There is also a biological stress that comes from the lack of adequate nutrition. We need specific nutrients to assist in the everyday running of the body. When these nutrients are unavailable or we can’t even properly digest them, bodily mechanisms like digestion, hormone conversion, detoxification and every single other process are hindered. Malnutrition is rampant amongst all demographics, but particularly among lower income families.
The cumulative combination of these and the many other stressors prevalent in our modern culture are what drive and perpetuate chronic illness. That’s why chronic diseases are known as lifestyle related diseases.
And now, faced with trying to control the spread of COVID-19, we’ve had to shut down our society, damage our economy and do many irreparable harms. Even, given this destructive fallout, this may be a necessary short-term strategy.
What about the long-term strategy?
Well, they’re working on a vaccine. Okay. Is that going to be similar to the highly ineffective and potentially harmful flu vaccine? Let’s say for argument’s sake that the vaccine works in the future. With the way that viruses mutate, who’s to say that next year or the year after we don’t have another new disease. Will that mean shutting down society and crashing the economy again? And then another vaccine twelve to eighteen months later?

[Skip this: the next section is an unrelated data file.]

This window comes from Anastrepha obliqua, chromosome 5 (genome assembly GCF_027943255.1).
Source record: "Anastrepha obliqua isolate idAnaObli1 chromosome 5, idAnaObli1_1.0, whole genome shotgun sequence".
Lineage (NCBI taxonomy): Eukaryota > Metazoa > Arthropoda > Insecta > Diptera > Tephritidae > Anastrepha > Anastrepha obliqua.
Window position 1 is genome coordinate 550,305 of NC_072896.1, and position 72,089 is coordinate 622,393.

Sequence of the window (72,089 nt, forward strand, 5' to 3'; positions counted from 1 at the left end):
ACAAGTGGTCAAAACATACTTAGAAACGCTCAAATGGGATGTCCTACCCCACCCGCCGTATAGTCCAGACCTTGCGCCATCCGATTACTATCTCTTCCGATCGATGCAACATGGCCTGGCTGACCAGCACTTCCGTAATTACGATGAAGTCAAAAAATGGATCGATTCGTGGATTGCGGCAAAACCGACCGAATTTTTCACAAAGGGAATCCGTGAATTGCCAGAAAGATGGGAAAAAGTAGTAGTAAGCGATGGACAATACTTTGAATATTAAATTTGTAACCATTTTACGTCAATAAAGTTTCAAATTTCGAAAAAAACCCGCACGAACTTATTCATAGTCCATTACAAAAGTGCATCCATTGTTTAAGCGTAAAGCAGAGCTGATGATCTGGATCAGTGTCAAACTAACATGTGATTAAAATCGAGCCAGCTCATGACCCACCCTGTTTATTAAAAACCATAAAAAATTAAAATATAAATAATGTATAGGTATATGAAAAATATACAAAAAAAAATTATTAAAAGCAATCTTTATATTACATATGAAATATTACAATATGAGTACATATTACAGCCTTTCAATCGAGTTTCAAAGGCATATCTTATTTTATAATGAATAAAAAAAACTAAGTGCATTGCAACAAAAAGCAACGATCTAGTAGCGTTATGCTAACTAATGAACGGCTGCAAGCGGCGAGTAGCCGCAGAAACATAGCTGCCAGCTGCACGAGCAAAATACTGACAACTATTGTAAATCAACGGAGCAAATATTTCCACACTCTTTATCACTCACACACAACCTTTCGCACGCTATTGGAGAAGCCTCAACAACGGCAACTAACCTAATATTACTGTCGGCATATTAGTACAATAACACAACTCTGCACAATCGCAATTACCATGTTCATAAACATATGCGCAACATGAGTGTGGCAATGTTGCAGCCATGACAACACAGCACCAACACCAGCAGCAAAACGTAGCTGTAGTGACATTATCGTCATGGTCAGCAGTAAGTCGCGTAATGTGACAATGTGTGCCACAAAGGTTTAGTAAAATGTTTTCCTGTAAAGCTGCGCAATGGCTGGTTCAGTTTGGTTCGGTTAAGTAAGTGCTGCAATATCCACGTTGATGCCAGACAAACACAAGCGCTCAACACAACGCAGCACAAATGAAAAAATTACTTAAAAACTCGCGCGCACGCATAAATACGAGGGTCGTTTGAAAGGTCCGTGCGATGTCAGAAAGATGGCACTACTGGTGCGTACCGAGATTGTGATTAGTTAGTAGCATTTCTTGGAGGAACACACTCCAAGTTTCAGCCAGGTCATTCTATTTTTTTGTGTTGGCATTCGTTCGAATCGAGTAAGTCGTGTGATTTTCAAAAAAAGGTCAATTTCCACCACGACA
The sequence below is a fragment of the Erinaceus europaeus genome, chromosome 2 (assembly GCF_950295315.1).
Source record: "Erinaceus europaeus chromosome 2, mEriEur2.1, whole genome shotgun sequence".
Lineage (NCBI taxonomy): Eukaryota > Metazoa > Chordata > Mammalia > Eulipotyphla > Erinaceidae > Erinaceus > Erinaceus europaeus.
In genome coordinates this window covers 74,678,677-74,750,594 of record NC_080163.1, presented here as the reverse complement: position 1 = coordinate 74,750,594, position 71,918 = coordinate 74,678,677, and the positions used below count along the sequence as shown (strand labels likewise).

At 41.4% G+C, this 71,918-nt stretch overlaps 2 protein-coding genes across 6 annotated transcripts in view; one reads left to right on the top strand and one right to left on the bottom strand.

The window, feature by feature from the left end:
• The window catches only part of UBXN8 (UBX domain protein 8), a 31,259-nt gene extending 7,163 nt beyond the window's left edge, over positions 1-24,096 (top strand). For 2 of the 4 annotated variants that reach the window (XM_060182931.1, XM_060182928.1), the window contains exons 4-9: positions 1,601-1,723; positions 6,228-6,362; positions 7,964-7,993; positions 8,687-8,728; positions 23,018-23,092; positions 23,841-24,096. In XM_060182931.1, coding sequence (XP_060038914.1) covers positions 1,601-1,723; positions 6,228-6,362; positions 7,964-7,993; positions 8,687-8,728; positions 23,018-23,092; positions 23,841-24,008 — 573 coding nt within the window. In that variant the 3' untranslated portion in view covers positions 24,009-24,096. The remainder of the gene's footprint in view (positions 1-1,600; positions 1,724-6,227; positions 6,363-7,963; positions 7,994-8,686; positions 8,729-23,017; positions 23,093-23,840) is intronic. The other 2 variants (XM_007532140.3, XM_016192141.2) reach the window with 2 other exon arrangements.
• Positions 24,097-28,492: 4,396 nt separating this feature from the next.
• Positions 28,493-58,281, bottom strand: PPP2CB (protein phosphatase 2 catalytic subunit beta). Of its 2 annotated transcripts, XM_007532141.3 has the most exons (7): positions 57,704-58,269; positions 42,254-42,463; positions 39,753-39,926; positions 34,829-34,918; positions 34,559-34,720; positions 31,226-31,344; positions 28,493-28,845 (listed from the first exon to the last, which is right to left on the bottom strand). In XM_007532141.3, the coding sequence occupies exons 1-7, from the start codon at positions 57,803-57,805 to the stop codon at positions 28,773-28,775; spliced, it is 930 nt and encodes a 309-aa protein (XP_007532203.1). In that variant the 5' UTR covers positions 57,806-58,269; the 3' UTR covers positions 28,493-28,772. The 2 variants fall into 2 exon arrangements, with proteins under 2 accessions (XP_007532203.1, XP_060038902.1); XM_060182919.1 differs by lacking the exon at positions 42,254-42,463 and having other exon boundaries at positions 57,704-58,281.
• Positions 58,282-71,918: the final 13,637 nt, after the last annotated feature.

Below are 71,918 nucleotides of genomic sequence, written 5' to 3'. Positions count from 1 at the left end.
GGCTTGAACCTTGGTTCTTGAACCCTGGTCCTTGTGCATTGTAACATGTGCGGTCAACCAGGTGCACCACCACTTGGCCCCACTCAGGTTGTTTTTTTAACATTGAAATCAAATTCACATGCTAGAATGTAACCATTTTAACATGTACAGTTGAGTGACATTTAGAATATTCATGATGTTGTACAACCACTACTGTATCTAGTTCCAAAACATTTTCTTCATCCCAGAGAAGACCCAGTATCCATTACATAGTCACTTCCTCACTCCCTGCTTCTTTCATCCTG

There are currently around 270 vaccines in the pipeline that will be available and likely mandated in an attempt to help prevent disease. That’s almost one a day if you don’t count weekends. When does it end? And more importantly, what does it really accomplish? Does it make us healthier as a society? Will this strategy solve the chronic health problem in the country, or will it make it even worse?
What if we looked at this from a completely different angle? What if we were to focus our attention on taking a proactive approach to our health?
How would we do that? Simple. We would address the underlying causes of why we lose our health in the first place. We would have to adopt healthier lifestyles. We would need to get our bodies cleaned out and detoxified, and work to clean up our toxic environment. We need to support our health and our immune system with adequate nutrition. That would require making healthier choices and advocating for those choices to be available to us. We need to reduce our stress by finding peace and finding purpose.
What are the possible consequences of this strategy? We’d be healthier. We’d be happier. We would drastically reduce the need for medications. We’d drastically reduce chronic illnesses and dramatically increase the quality of our lives. We’d have more energy. We’d be more productive. We’d have deeper, more meaningful relationships.
And we would not be so vulnerable to the next new virus – which is sure to come.
This current challenge offers us an opportunity to rethink the reactive strategy that has dominated our mainstream medical approach. Isn’t it about time we start focusing on a proactive approach to our health? It’s logical, practical, essential and I believe it is the moral imperative of our time.